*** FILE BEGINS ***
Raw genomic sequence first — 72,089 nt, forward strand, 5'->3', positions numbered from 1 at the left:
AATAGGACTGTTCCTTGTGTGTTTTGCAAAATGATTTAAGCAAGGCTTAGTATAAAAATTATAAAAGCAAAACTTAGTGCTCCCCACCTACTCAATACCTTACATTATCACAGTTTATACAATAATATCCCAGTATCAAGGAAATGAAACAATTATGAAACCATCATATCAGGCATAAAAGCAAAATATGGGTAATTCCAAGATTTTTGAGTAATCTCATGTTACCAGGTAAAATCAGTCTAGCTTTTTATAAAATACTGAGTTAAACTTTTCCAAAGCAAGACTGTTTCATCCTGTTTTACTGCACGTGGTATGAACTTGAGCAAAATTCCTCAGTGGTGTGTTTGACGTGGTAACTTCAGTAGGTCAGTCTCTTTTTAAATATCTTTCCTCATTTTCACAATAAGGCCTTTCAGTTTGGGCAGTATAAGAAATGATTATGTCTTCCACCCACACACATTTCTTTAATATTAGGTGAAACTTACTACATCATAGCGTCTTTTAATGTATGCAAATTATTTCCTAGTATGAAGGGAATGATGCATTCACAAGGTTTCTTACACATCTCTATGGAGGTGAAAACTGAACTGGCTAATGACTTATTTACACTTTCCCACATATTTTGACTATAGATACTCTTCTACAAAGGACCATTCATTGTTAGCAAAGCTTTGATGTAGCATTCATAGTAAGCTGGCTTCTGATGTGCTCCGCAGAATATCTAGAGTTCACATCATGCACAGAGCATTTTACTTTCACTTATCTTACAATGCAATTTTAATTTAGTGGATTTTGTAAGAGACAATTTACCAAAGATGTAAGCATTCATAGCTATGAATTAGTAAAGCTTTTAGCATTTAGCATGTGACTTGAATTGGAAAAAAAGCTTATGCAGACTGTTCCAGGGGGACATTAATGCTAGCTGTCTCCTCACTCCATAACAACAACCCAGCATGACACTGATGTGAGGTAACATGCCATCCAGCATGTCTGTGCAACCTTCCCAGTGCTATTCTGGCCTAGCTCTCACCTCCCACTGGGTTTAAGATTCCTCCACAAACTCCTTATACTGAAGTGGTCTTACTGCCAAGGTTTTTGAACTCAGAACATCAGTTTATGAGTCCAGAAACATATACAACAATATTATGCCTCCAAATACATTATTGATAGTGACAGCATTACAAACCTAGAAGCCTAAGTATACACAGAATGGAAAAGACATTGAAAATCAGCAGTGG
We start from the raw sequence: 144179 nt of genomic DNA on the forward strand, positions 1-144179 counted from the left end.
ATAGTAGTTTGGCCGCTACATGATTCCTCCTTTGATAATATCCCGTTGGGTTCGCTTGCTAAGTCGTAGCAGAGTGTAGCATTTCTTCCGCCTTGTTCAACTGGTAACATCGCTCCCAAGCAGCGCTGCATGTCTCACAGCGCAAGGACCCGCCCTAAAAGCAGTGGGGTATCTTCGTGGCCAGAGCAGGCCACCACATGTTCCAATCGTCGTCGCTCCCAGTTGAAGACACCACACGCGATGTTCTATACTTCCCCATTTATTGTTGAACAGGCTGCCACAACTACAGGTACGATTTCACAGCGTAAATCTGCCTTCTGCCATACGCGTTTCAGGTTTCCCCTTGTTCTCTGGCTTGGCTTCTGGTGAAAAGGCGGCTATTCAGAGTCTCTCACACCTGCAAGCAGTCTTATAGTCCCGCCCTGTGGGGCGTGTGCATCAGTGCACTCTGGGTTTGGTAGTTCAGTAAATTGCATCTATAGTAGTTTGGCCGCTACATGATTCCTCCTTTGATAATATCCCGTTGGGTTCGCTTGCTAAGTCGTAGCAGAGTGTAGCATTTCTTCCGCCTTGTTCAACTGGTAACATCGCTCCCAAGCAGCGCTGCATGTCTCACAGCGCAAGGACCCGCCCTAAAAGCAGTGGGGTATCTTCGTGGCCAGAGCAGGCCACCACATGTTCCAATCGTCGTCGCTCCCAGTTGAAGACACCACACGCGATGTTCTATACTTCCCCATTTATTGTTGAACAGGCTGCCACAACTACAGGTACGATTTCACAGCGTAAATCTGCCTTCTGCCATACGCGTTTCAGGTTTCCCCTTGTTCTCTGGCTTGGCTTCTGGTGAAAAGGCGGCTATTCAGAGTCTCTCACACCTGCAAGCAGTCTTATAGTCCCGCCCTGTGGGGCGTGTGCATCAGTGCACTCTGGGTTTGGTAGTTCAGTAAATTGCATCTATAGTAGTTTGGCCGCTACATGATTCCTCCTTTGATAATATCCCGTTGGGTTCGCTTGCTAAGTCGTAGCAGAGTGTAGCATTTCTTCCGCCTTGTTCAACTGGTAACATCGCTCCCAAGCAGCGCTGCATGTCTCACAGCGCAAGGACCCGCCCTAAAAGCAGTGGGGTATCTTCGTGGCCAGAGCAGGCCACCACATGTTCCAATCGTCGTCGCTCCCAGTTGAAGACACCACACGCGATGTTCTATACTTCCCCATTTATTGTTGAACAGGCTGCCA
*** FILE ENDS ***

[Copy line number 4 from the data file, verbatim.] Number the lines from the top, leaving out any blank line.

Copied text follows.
ATAGTAGTTTGGCCGCTACATGATTCCTCCTTTGATAATATCCCGTTGGGTTCGCTTGCTAAGTCGTAGCAGAGTGTAGCATTTCTTCCGCCTTGTTCAACTGGTAACATCGCTCCCAAGCAGCGCTGCATGTCTCACAGCGCAAGGACCCGCCCTAAAAGCAGTGGGGTATCTTCGTGGCCAGAGCAGGCCACCACATGTTCCAATCGTCGTCGCTCCCAGTTGAAGACACCACACGCGATGTTCTATACTTCCCCATTTATTGTTGAACAGGCTGCCACAACTACAGGTACGATTTCACAGCGTAAATCTGCCTTCTGCCATACGCGTTTCAGGTTTCCCCTTGTTCTCTGGCTTGGCTTCTGGTGAAAAGGCGGCTATTCAGAGTCTCTCACACCTGCAAGCAGTCTTATAGTCCCGCCCTGTGGGGCGTGTGCATCAGTGCACTCTGGGTTTGGTAGTTCAGTAAATTGCATCTATAGTAGTTTGGCCGCTACATGATTCCTCCTTTGATAATATCCCGTTGGGTTCGCTTGCTAAGTCGTAGCAGAGTGTAGCATTTCTTCCGCCTTGTTCAACTGGTAACATCGCTCCCAAGCAGCGCTGCATGTCTCACAGCGCAAGGACCCGCCCTAAAAGCAGTGGGGTATCTTCGTGGCCAGAGCAGGCCACCACATGTTCCAATCGTCGTCGCTCCCAGTTGAAGACACCACACGCGATGTTCTATACTTCCCCATTTATTGTTGAACAGGCTGCCACAACTACAGGTACGATTTCACAGCGTAAATCTGCCTTCTGCCATACGCGTTTCAGGTTTCCCCTTGTTCTCTGGCTTGGCTTCTGGTGAAAAGGCGGCTATTCAGAGTCTCTCACACCTGCAAGCAGTCTTATAGTCCCGCCCTGTGGGGCGTGTGCATCAGTGCACTCTGGGTTTGGTAGTTCAGTAAATTGCATCTATAGTAGTTTGGCCGCTACATGATTCCTCCTTTGATAATATCCCGTTGGGTTCGCTTGCTAAGTCGTAGCAGAGTGTAGCATTTCTTCCGCCTTGTTCAACTGGTAACATCGCTCCCAAGCAGCGCTGCATGTCTCACAGCGCAAGGACCCGCCCTAAAAGCAGTGGGGTATCTTCGTGGCCAGAGCAGGCCACCACATGTTCCAATCGTCGTCGCTCCCAGTTGAAGACACCACACGCGATGTTCTATACTTCCCCATTTATTGTTGAACAGGCTGCCA